The Dakota women and children were thereafter rounded up and forced to march 150 miles across the state to be shipped downriver, a six day forced march through frigid November weather. Beyond the toll of the march itself, the women and children were led through all the settler towns that suffered from Dakota attacks, just as the settlers were burying their dead.

“Every one of these battle towns that our Dakota women and children and elders and elder men walked through, they were attacked, violently,” Stately said. “In the span of six days, hundreds were dead and just thrown off to the side of the road.”

The Dakota women and children who survived were slated to be shipped out of the state down the Mississippi River. However, the water was frozen, and the Dakota were instead interned on Pike Island by Fort Snelling until the waters became navigable. Not only was the site by Fort Snelling, but it was at Bdote. The Dakota’s lodgings were woefully inadequate for the Minnesota winter and an average of four people died each day.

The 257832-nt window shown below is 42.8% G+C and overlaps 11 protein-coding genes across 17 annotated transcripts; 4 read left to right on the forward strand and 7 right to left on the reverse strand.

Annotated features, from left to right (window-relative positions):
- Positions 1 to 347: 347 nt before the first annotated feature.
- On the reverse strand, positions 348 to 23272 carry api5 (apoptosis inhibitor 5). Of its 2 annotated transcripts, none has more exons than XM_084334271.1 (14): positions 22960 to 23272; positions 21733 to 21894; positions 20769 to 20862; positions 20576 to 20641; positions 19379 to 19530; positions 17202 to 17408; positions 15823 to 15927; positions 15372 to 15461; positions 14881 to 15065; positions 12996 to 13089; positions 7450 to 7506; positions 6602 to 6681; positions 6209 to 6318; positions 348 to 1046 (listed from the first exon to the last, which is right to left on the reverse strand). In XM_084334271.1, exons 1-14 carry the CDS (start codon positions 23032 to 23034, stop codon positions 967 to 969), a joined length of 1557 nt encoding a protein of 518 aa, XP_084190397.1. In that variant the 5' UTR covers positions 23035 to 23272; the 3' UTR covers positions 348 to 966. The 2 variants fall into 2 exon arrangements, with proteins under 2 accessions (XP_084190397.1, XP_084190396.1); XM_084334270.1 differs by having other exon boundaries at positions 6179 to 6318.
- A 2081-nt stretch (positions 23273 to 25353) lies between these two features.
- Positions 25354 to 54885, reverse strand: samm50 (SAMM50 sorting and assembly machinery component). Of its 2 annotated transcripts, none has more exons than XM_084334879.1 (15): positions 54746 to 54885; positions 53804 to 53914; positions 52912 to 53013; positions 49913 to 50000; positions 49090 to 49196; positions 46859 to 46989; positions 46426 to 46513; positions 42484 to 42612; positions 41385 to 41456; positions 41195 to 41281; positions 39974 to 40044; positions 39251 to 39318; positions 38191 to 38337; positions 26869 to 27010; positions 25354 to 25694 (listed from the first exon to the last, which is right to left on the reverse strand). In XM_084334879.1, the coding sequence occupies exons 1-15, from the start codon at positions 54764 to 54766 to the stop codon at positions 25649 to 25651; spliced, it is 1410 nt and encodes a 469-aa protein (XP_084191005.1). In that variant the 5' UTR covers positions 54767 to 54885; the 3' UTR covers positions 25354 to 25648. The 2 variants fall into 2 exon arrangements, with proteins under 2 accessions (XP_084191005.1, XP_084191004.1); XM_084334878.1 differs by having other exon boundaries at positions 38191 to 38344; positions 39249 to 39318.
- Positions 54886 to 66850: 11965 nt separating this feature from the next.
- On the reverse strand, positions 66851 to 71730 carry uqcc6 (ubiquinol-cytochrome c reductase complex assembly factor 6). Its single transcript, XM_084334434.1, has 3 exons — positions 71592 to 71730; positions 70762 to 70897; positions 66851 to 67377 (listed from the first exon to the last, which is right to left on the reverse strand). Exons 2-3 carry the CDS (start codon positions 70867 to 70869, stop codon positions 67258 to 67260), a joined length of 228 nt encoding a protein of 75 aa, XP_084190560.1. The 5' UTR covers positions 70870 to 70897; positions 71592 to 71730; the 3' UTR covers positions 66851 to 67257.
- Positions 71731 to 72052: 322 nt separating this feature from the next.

According to Stately, only now is Minnesota beginning to reckon with its history and make amends. 

“At Bdote, our genesis became a place of genocide,” Stately said. “But down below, you can walk down into the river valley, and see a monument, a memorial to Dakota women … There’s a fee to pay at the front, but if you go to pray, and you’re Native, you don’t pay the fee. So it’s very different, there have been prayers there, we can have ceremony there, we don’t have to pull a permit.”